Wednesday 2 February 2011

Death sentence tossed in slaying of former in-laws

A judge threw out the death sentence on Tuesday of a Kentucky inmate convicted of killing his former in-laws more than a decade ago after concluding that a juror gave inaccurate statements during pretrial questioning.
Oldham County Circuit Judge Karen Conrad also found that the same juror in the case of 39-year-old Miguel "Mickey" Soto failed to follow his oath and consider mitigating evidence in the case. Conrad ordered a new sentencing hearing for Soto.

Soto, a former Kentucky National Guard soldier, was sentenced to death in 2000 for killing Armott and Edna Porter on June 29, 1999.

Jurors also sentenced Soto to 50 years in prison for attempted murder in the wounding of his ex-wife, Armotta Porter, and firing a shot in the direction of his then-3-year-old daughter, Brianna Porter. Prosecutors said Soto used a .38 to kill Armott Porter and carried a .45 semiautomatic pistol during the attack.

Soto, in phone calls and letters with The Associated Press before the ruling, said he was lucky that the jurors in his case answered questions from attorneys after serving on the panel. That, Soto said, showed he didn't get a fair sentencing.
"I just want the world to know what kind of jurors and lawyers are involved in capital cases all over the country," Soto said in a December 2009 letter.

Allison Martin, a spokeswoman for Attorney General Jack Conway's office, said the ruling is under review for a possible appeal.
"We are disappointed in the ruling," Martin said.
One of Soto's attorneys, David Barron, said the case underscores the importance of pretrial questioning of jurors, who must consider mitigating evidence in capital cases. In this case, the juror slipped through that system, Barron said.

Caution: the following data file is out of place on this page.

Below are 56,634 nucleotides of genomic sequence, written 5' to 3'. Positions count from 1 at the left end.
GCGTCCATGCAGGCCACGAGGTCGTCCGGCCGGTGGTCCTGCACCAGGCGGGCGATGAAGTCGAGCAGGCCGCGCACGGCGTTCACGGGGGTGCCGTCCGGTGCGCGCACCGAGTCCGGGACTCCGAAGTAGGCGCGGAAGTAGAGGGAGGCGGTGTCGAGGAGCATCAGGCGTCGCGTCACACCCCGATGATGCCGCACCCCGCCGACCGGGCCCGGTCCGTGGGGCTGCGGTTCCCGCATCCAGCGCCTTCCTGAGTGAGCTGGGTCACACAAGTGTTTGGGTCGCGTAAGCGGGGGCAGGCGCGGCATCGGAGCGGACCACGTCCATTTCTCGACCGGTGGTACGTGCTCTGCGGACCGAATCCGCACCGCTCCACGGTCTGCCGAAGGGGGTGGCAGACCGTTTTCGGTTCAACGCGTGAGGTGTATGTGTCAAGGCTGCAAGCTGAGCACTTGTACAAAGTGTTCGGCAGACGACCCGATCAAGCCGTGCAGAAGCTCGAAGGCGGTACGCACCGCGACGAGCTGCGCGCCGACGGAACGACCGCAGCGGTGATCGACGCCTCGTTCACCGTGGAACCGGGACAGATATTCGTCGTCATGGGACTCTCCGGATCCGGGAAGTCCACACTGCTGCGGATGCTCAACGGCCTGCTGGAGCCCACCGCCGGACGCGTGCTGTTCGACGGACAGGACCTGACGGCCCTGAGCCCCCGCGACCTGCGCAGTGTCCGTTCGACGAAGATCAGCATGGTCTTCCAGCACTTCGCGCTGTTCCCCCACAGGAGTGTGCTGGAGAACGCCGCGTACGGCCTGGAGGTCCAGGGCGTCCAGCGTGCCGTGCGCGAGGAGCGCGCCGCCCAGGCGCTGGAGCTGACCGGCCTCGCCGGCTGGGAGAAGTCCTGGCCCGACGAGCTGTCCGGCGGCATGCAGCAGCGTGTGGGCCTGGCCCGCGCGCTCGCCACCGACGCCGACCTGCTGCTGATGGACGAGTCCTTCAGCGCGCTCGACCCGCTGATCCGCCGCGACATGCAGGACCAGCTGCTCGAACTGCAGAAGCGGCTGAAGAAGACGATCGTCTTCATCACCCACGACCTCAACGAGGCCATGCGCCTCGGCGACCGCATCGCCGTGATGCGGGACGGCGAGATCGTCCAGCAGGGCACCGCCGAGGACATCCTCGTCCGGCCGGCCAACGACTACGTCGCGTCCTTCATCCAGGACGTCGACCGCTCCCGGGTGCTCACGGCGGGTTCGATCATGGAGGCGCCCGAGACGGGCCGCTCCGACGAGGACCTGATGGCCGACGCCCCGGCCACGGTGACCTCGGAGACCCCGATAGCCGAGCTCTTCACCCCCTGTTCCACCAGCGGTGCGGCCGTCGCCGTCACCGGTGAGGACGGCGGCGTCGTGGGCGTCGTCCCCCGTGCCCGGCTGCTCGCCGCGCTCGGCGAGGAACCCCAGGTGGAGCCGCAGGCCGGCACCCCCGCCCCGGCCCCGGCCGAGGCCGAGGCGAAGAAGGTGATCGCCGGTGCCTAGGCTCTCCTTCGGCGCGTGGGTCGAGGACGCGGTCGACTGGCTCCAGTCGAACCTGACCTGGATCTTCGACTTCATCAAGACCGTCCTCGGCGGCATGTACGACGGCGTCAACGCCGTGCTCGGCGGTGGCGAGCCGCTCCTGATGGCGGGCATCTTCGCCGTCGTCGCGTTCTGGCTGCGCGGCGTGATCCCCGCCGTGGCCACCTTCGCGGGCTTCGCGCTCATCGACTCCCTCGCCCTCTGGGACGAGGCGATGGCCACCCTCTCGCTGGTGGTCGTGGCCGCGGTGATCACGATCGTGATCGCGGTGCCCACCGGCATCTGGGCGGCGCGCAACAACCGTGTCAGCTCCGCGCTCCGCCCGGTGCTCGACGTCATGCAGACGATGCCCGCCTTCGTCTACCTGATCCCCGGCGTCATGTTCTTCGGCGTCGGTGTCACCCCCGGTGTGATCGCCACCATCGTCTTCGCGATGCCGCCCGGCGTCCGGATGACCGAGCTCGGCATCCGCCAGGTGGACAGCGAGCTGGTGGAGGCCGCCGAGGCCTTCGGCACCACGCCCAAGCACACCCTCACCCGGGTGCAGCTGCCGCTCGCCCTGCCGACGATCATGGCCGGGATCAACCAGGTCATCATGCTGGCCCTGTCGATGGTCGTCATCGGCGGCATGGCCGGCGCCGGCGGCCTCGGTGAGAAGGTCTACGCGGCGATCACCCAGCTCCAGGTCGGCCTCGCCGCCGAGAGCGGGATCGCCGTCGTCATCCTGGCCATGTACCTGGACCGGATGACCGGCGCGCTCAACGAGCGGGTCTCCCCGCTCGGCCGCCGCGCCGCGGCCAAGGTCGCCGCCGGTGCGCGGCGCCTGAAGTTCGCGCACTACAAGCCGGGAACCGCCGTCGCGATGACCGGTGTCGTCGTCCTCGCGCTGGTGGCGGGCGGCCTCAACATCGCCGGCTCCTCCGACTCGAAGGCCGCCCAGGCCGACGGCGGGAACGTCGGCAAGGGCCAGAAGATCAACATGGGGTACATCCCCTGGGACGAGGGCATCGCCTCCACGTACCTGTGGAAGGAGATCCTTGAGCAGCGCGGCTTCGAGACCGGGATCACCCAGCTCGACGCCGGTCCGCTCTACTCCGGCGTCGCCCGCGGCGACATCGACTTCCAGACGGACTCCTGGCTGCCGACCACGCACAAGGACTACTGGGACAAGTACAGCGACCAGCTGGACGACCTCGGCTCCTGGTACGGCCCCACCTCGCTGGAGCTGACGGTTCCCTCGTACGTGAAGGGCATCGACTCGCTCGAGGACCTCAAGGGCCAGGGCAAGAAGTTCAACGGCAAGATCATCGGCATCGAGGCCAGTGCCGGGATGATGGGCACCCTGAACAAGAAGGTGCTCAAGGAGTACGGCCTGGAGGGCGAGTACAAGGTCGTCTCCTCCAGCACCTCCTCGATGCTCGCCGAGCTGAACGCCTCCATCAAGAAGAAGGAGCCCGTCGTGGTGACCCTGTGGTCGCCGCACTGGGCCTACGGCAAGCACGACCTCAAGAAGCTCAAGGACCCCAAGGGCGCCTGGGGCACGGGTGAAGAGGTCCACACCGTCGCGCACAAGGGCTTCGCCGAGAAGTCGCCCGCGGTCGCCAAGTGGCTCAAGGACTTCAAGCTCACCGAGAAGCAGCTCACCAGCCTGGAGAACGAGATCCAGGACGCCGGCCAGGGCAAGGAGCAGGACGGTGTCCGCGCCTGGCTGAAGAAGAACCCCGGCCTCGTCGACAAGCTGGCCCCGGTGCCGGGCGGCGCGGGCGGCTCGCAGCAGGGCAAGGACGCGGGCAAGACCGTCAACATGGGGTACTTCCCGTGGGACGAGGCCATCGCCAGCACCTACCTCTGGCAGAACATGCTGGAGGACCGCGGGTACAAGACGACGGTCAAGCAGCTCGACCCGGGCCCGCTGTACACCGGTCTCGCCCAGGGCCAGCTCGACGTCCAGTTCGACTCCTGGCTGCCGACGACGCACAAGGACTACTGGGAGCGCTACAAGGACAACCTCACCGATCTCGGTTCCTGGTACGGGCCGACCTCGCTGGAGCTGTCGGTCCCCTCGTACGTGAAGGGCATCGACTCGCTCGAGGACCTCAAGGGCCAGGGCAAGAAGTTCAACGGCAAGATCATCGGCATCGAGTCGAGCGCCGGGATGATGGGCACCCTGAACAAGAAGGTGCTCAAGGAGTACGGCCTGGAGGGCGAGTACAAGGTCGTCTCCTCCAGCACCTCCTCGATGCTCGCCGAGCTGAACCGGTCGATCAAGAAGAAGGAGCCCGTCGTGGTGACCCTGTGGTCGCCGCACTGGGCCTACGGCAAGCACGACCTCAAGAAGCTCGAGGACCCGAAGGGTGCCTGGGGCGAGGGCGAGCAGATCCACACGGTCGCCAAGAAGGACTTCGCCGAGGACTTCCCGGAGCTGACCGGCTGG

"His answers were inconsistent with his true beliefs," Barron said.
Jurors in capital cases are screened to weed out potential panelists who could not impose a death sentence. The jurors then are sworn in with a promise to consider all the evidence at both the guilt phase and, if necessary a sentencing phase where capital punishment could be imposed.
Conrad's ruling focused on juror Timothy Walker of Bedford. During pretrial questioning, Walker told attorneys he could fairly weigh all the evidence in both the guilt and sentencing phases of the trial.
But, in a June 28, 2005 affidavit, Walker said he believed in the death penalty because taxpayers would have to pay to keep an inmate in prison for life.

"I believe in an eye for an eye when someone is found guilty of an intentional murder," Walker wrote in a June 28, 2005 affidavit. "I decided that Soto should get a death sentence as soon as I decided he was guilty."
During a hearing in April, Walker testified that there were situations where he would automatically impose a death sentence and, in Soto's case, didn't weigh any mitigating evidence the defense presented.
"Yes, I based my decision to impose the death penalty on the crime itself," Walker testified.

Conrad found that Walker's failure to disclose his feelings about the death penalty in pretrial questioning violated Soto's right to a fair sentencing hearing.

"If he had answered the questions accurately, he would have been stricken from the jury pool as a biased juror, and therefore was never eligible to serve as a juror on the capital case," Conrad wrote.
Soto's attorneys took issue with other jurors comments, but Conrad found that the jurors had a rational explanation for their answers to pretrial questions.
In affidavits filed in Soto's case, jurors expressed no reservations about handing down a death sentence, including several who said their minds were made up before the sentencing phase of the trial.
"There is no mitigating evidence that could have influenced me to vote for less than a sentence of death," juror Karl Palzer of Crestwood wrote in an affidavit signed June 27, 2005.
Jury foreman Stephen Young, in a Feb. 4, 2006 affidavit, said he voted for a death sentence because he believed Soto to be a "worthless (expletive)."
Juror Peggy Wathen of Pewee Valley said in an affidavit that anyone who intentionally kills two people should automatically receive a death sentence. Wathen told a law clerk on June 11, 2005 that no mitigating evidence from the defense was going to change her mind.
"Mrs. Wathen was very concerned with the idea that Mr. Soto might get released or get off death row," Mills wrote. "Mrs. Wathen expressed concern that Mr. Soto had not yet been executed and that she had not been kept informed of what was going on in his case."


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